→ tx push -t -l fr,de,pt_BR

The -a/--all flag will attempt to push all local languages to the remote Transifex project, adding them if necessary. Essentially, -a is equivalent to using -l with all the local language codes.

Transifex uses the ISO/IEC 15897 standard for language codes (for example en_US). If you use a different format for the local language codes, you can define a mapping in your configuration file .tx/config (later we will offer the tx config command to make editing the configuration more convenient). You can specify these mappings for all configured resources by adding them to the [main] section or you can specify mappings per resource. The "per-resource" mappings take precendence. Configuring a language mapping looks like this:

This means that the remote pt_PT language code maps to the local pt-pt language code and the remote pt_BR language code maps to the local pt-br language code.

The -l flag works with both local and remote language codes.

SKIPPING PUSHING OLDER FILES

The default behavior of the tx push command is to skip pushing a file when the remote resource on Transifex has had a change more recently than when the local file was last edited. To make sure that the local files are pushed even if they are older than the remote resource, use the -f/--force flag.

You can use the --use-git-timestamps flag to compare against the last time the local files were committed to the local git repository instead of the last modification time in the filesystem. This can be useful in cases where you have just cloned a repository or pulled a branch. In this case, the filesystem modification time will reflect the time you pulled and not the time the file was edited by an actual person. If you use the --use-git-timestamps flag and no information about a local git repository can be found, then the client will default to taking the filesystem timestamp into account.

OTHER FLAGS

  • --xliff: Push xliff files instead of regular ones. The files must be located in the same place as indicated by the file-filter configuration option, but with the added .xlf suffix (tx pulling with the --xliff option will put xliff files in the correct positions so you will probably not have to do this by hand)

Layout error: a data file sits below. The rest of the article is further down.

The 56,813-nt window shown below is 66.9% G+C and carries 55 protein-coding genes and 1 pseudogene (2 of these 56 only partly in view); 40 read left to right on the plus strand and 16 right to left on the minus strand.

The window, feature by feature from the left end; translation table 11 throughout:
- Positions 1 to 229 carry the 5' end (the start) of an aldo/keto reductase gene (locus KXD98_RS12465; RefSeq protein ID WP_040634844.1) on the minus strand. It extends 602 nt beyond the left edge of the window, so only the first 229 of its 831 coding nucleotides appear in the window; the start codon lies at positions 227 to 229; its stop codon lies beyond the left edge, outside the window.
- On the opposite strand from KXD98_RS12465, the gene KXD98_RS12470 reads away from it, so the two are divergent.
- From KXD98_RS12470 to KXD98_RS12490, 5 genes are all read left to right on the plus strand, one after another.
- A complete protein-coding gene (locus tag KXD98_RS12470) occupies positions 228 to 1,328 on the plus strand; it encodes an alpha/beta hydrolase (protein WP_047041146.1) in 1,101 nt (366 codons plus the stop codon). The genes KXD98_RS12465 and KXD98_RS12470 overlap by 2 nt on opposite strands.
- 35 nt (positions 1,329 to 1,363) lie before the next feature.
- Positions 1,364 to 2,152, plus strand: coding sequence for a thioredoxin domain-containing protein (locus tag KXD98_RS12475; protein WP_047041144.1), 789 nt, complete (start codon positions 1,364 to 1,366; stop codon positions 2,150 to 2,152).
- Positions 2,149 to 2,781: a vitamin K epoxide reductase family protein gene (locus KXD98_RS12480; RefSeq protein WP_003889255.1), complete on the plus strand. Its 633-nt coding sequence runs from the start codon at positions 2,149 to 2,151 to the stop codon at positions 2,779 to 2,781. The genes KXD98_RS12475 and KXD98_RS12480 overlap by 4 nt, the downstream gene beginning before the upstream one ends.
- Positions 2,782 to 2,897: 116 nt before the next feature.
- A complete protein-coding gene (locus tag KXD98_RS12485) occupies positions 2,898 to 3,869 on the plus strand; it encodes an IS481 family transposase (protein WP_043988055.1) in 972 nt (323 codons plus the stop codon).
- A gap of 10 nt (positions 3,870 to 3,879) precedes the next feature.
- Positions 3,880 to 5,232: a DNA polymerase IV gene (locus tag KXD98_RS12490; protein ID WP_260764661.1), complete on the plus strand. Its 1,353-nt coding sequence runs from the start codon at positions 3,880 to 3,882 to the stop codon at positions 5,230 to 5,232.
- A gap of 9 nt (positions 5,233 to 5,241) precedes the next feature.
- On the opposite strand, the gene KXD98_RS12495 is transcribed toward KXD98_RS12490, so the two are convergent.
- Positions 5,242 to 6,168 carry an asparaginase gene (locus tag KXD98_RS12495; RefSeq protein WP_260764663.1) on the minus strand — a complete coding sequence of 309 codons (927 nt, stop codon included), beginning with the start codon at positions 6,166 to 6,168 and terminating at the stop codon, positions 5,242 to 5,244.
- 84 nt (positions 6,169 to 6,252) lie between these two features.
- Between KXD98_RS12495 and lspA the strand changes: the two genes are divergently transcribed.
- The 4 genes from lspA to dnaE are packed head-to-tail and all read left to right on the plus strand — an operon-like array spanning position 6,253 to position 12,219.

• --branch: Using this flag, you can access copies of the regular remote resource that are tied to the provided branch. So if tx push proj.res pushes to the https://www.transifex.com/org/proj/res resource, then tx push --branch foo proj.res will push to the https://www.transifex.com/org/proj/foo--res resource. This way you can separate the localization effort across different branches. If you supply an empty string as the branch (--branch ''), then the client will attempt to figure out the currently active branch in the local git repository. For example:

This way, the "regular" https://www.transifex.com/myorganization/myproject/myresource resource will not be affected by the changes you did to the source strings and the localization effort can be done in parallel on the https://www.transifex.com/myorganization/myproject/new_feature--myresource resource.

  • --skip: Normally, if an upload fails, the client will abort. This may not be desirable if most uploads are expected to succeed. For example, the reason of the failed upload may be a syntax error in one of the language files. If you set the --skip flag and an upload fails, then the client will simply print a warning and move on to the next language file.

Pulling Files from Transifex

tx pull is used to pull language files (usually translation language files) from Transifex to your machine. Most likely, you will do this regularly when you want to incorporate newly available translations from Transifex into it.

The simplest invocation of tx pull is simply:

→ tx pull

This will attempt to pull the translation files of all local resources that have been configured with tx add.

LIMITING RESOURCES

You can limit the resources you want to pull with:

→ tx pull [RESOURCE_ID]...